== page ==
Attachment with an Accent

Adelaide Eleanor Dupont 10 April 2010

By the time you read Attachment with an Accent, it will have been 10 years since Candace Tiara Elmore, a 10-year-old girl, died on 18th April 2000. Ten years on, survivors of coercive therapies such as, or similar to, the ones she experienced, are speaking and writing more widely about their experiences. The proverb You can’t go home again is a very true saying, for most people in most situations. It means, generally, that you can’t go back to the circumstances of your birth. And, yet, I read just now on the Internet about a Russian-born boy returning to Russia from America. He has been deported. This is during the time that the US and Russia are making an agreement that neither side will use nuclear weapons against the other. Because of this young man, Russia is again saying that they will not allow their children to be adopted to the US. But it is not only because of him. As you will see and read, you will find out about young children like David Polreis. He died in 1997.

I would like to say thank you and acknowledge the survivors who have spoken out about their experiences, and the professionals who have stood out and stuck their necks, often in the face of legal threats and threats to their security and safety, in various fora from the Internet to face-to-face. Two years ago, at Easter time (26th March 2008), I began to read Darkness Visible. Roughly contemporaneous [within two years] of the treatment of Candace Elmore (Newmaker), a survivor told her story. Over the past two years, I have seen many comments and opinions in regard to this and experiences like it. Over time, other survivors began to tell their stories. Until that time, many had been isolated. The mission widened too. It became about exposing the doctors and therapists in whose authority these practices had been done. It also became about finding allies. And it became about educating the public. It also became about celebrating the survivors’ creativity with art and reading. They could now enjoy these things in the context of their whole lives.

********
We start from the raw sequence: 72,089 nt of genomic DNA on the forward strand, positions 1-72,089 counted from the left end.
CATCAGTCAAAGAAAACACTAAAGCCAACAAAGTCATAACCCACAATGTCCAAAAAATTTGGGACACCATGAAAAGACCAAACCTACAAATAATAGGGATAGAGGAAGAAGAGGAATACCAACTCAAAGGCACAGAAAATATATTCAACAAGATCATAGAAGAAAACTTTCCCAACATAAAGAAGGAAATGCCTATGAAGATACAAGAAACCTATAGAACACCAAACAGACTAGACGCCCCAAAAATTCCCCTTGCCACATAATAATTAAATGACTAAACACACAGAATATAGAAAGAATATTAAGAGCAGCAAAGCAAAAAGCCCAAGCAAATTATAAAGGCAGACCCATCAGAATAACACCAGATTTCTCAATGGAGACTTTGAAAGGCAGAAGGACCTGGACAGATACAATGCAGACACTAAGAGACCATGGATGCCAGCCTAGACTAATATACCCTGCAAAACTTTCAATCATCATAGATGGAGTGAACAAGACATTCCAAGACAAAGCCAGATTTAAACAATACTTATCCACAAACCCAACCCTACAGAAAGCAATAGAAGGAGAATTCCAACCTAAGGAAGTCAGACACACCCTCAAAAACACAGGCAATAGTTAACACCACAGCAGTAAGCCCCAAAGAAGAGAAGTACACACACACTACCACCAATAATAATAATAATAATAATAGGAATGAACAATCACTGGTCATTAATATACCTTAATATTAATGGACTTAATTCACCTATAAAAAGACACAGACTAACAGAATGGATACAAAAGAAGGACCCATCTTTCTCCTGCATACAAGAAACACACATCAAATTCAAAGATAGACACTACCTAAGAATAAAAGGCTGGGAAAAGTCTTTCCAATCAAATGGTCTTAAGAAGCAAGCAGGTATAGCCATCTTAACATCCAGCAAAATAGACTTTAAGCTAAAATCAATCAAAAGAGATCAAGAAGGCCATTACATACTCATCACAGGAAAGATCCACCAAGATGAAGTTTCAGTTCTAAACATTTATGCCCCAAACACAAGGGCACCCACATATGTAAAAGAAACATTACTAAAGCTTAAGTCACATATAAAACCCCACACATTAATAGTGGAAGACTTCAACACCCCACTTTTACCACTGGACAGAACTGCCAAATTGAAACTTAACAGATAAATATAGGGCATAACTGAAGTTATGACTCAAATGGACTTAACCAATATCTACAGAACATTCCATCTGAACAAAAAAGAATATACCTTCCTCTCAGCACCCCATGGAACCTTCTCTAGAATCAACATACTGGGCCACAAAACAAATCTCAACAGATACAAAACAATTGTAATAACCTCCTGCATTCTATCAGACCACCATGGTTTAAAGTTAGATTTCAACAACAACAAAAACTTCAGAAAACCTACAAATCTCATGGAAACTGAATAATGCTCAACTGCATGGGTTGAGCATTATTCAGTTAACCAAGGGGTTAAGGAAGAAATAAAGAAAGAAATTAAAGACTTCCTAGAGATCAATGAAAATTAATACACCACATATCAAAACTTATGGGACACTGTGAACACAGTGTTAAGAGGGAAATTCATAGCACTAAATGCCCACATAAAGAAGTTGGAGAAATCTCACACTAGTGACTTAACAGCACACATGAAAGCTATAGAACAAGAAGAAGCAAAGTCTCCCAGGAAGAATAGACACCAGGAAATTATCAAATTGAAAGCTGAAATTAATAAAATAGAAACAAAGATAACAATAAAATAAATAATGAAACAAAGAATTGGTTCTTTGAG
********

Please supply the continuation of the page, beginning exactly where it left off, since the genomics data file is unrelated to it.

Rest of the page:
Please do the right thing and look beyond the headlines. We have examined a lot of aspects in the United States and internationally: including the things we are traditionally not supposed to talk about – religion, politics and sex.

Chronological Table of Contents History Before 2008 2008February 2008-March 2008-April 2008-May 2008-June 2008-July 2009-January 2009-February 2009-March 2009-April 2009-May 2009-June 2009-July 2009-August 2009September 2009-October 2009November 2009December 2010-January 2010-February 2010-March 2010-April Current Events After 2010

Geographical Regions Table of Contents

United Kingdom France Netherlands Germany Austria Romania Czech Republic Slovakia

Victoria New South Wales South Australia Queensland Northern Territory Western Australia Australian Capital Territory

China Vietnam Thailand


Survivor Accounts Table of Contents Wayward Radish Katrina (part 1) (part 2) Mia (part 1) (part 2) Renee Gravelle Ginger

Please note, that unless noted, these are the pen names of the above survivors. Please note, also, that some of the accounts are interviews. All accounts linked to here come from A Search for Survivors (2008 – present). If you are a survivor and are reading Attachment with an Accent, I would love to hear from you!